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# Pixel resolution

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### Transcript

1. PIXEL RESOLUTION DIMENSIONS = Width x Height in Pixels DENSITY = Pixels Per Inch = ppi <ul><li>Screen Resolution </li></ul><ul><li>Monitor Resolution </li></ul><ul><li>Bit Resolution </li></ul><ul><li>Image Resolution </li></ul><ul><li>Scanning Resolution </li></ul><ul><li>Printing Resolution </li></ul>
2. Image Resolution <ul><li>Detail of digital image measured in Pixels. </li></ul><ul><li>Dimension W x H in pixels </li></ul><ul><li>Density Pixels per inch = ppi </li></ul>
3. Screen Resolution <ul><li>Screen resolution refers to the number of pixels a screen can display within a given area. </li></ul><ul><li>Screen resolution is usually expressed in pixels per linear inch of screen. </li></ul><ul><li>Most personal computer displays have resolutions that vary from 72 to 96 pixels per inch (ppi). </li></ul><ul><li>Images for Web pages are always limited by the resolution of the computer screen. Thus a square GIF graphic of 72 by 72 pixels will be approximately one inch square on a 72-ppi display monitor. </li></ul>
4. Screen ppi Print dpi
5. Scanning Resolution <ul><li>To be determined by the OUTPUT DEVICE </li></ul><ul><li>Target Resolution for Screen - 72 - 96 ppi </li></ul><ul><li>Target Resolution for Halftone Output Device/Printer i.e. Imager setter, Laser Printer </li></ul><ul><li>2 X line Screen (Lines Per Inch - lpi) </li></ul><ul><li>85 lpi - Big Dots </li></ul><ul><li>Newspapers, Comic Books </li></ul><ul><li>120 lpi Fair Resolution </li></ul><ul><li>Posters, flyers </li></ul><ul><li>150 lpi Medium - Good Resolution </li></ul><ul><li>Brochures, Magazines </li></ul><ul><li>200 lpi Excellent high quality </li></ul><ul><li>Art Books, High end mag </li></ul>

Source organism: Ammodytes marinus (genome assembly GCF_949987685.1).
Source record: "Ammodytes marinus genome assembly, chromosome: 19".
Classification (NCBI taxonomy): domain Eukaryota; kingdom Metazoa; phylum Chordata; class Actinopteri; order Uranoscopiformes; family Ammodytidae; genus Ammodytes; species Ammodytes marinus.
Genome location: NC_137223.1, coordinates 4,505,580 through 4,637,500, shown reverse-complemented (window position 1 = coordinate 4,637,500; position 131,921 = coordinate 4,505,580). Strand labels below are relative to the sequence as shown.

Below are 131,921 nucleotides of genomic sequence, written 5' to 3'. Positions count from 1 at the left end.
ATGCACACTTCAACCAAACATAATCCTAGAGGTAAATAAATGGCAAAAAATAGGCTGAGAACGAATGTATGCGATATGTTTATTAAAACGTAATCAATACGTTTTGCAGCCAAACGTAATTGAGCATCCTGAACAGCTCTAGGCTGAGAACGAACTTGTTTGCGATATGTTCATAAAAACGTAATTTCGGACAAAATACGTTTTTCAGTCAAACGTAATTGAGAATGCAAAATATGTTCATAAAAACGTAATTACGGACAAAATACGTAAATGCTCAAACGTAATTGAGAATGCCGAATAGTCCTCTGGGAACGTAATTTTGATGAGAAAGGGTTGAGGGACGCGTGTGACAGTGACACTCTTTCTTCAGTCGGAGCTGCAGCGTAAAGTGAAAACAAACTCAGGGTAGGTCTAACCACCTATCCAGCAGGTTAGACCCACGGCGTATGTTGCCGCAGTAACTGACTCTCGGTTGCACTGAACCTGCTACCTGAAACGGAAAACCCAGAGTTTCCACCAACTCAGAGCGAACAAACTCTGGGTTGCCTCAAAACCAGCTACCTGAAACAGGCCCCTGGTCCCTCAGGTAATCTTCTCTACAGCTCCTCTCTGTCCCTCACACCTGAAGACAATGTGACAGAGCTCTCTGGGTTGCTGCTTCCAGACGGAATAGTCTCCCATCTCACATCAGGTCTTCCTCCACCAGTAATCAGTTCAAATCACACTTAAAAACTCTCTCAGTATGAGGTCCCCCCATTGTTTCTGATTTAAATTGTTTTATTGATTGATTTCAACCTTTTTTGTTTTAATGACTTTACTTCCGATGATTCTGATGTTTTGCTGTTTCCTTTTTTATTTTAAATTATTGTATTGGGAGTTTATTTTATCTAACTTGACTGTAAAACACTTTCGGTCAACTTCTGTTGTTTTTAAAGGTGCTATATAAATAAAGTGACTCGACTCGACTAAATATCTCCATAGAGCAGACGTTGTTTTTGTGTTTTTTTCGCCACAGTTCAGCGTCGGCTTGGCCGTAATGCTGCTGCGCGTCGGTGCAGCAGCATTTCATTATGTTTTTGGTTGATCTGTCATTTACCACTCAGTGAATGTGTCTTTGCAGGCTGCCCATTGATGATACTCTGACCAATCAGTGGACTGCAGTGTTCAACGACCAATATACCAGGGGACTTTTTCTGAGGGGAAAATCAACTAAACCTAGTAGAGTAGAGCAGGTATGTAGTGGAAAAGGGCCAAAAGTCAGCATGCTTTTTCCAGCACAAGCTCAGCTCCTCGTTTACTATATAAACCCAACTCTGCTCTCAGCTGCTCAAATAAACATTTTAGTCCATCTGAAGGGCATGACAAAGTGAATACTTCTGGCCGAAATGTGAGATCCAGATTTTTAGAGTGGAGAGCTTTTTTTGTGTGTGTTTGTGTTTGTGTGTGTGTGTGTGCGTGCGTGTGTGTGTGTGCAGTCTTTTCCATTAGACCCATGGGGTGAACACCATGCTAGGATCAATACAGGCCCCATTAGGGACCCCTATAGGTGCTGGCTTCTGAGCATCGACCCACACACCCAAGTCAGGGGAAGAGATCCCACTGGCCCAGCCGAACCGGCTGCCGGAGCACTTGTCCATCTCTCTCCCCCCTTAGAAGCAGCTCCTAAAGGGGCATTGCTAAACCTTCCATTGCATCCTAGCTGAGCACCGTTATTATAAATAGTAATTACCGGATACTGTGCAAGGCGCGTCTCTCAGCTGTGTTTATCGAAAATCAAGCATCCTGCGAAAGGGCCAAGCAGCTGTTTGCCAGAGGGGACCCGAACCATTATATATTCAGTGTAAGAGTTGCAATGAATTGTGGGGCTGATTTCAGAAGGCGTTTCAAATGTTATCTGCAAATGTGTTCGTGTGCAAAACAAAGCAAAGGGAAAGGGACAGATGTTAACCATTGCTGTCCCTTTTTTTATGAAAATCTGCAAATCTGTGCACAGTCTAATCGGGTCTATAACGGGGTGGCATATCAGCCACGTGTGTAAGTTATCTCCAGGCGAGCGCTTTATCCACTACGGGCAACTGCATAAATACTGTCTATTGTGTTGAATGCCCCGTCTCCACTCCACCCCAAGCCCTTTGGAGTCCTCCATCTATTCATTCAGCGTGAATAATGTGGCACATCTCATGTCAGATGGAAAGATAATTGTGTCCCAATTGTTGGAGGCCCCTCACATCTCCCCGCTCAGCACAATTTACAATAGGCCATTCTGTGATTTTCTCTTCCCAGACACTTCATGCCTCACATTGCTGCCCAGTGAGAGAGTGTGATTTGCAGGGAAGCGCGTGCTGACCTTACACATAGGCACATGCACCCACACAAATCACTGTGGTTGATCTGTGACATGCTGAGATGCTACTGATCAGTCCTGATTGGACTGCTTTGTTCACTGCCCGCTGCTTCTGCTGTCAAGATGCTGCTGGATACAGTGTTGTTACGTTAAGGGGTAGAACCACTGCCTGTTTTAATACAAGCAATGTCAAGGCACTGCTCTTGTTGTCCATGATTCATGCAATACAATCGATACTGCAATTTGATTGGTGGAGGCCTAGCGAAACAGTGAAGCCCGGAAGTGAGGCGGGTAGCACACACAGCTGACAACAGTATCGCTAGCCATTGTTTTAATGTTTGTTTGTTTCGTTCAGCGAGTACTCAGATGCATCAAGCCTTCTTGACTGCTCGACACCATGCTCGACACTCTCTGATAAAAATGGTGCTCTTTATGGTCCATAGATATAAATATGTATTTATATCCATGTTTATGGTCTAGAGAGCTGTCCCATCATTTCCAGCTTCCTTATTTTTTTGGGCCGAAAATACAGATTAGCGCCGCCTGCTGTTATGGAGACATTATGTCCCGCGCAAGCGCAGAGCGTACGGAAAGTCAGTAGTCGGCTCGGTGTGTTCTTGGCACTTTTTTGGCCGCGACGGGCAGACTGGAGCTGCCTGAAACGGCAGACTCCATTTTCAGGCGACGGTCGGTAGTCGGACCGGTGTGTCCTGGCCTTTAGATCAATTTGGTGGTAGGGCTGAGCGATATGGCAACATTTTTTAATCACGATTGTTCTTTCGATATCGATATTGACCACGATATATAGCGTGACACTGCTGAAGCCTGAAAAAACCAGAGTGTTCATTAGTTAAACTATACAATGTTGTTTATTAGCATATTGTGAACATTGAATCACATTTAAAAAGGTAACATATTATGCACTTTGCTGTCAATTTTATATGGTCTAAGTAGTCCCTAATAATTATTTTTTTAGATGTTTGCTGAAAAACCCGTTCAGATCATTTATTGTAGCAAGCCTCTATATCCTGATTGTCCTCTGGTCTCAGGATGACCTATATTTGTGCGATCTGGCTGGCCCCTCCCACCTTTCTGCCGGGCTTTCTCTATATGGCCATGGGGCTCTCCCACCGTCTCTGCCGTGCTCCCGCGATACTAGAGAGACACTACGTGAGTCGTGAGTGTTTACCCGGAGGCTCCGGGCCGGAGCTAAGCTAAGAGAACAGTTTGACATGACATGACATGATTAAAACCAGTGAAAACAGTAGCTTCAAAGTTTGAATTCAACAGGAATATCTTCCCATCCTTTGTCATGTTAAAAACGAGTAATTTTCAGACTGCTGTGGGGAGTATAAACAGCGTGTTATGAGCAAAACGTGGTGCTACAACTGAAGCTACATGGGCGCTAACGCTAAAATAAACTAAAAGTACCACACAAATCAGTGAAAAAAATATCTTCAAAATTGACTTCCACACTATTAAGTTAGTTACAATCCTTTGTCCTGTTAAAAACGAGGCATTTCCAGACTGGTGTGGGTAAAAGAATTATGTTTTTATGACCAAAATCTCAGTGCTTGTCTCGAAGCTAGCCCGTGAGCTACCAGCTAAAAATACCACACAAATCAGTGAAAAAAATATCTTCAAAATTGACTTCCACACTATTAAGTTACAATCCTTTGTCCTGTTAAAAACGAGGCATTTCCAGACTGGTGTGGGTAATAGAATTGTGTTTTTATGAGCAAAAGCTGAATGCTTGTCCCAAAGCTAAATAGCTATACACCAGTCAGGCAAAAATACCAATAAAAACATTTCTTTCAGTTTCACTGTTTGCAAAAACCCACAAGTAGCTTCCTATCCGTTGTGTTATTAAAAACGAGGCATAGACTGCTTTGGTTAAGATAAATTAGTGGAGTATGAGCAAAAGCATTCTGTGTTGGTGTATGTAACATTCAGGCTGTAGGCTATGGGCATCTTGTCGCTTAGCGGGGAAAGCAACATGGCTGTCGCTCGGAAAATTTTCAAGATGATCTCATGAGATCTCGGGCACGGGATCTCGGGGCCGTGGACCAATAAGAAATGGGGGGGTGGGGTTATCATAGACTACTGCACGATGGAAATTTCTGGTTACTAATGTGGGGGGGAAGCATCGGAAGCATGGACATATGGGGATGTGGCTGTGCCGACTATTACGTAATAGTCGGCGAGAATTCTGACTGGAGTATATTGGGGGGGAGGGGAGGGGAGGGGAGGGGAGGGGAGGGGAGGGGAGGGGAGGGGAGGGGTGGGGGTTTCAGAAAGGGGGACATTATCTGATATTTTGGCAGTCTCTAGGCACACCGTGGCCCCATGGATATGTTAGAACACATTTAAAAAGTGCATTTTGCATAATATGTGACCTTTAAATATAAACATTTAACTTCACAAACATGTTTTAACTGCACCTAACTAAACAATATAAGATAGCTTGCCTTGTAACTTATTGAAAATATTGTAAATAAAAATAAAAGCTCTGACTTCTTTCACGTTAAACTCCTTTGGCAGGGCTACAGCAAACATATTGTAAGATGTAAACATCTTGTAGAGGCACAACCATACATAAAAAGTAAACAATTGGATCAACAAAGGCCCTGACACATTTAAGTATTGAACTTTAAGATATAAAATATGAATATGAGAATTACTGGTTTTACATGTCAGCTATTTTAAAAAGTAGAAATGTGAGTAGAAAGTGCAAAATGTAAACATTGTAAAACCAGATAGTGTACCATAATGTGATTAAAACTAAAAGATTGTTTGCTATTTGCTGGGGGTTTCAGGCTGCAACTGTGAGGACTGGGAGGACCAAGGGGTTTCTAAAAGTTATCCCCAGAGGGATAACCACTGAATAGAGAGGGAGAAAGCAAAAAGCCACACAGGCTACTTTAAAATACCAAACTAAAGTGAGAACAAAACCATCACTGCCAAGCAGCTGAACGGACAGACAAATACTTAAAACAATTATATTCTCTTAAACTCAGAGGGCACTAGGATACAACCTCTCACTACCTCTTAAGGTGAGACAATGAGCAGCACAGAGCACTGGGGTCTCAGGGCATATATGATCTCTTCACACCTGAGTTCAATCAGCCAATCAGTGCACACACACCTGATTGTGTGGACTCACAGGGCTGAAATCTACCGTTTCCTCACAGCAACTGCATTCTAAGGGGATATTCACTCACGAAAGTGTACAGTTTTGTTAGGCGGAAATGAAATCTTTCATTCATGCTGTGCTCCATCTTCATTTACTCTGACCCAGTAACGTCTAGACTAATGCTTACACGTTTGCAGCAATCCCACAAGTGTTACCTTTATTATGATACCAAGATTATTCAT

6. Bit Resolution <ul><li>The # of bits of INFORMATION per pixel </li></ul><ul><li>Determines how many colors can be displayed at one time on the screen. </li></ul><ul><li>Greater pixel depth means more available colors </li></ul><ul><li>and more accurate color </li></ul><ul><li>1 bit color = 2 values - black / white </li></ul><ul><li>8 bit color = 256 values of color </li></ul><ul><li>24 bit color = 16.4 million values of color </li></ul><ul><li>32 bit color = millions </li></ul>
7. 1 Bit RESOLUTION <ul><li>The simplest form a black-and-white computer displays, a single bit of memory is assigned to each pixel. </li></ul><ul><li>Because each memory bit is either positive or negative (0 or 1), a 1-bit display system can manage only two colors (black or white) for each pixel on the screen </li></ul>
8. 8 Bit Resolution <ul><li>8 bits of memory are dedicated to each pixel </li></ul><ul><li>It could be one of 256 colors. (256 = 2 to the eighth power; in other words, 256 is the maximum number of unique combinations of zeros and ones you can make with 8 bits.) </li></ul><ul><li>This kind of computer display is called an &quot;8-bit&quot; or &quot;256-color&quot; display </li></ul>
9. 24 Bit Resolution <ul><li>24-bit or &quot;True-color&quot; displays can show millions of unique colors simultaneously on the computer screen. </li></ul><ul><li>True-color images are composed by dedicating 24 bits of memory to each pixel </li></ul><ul><li>8 each for the red, green, and blue components </li></ul><ul><li>(8 + 8 + 8 = 24): </li></ul>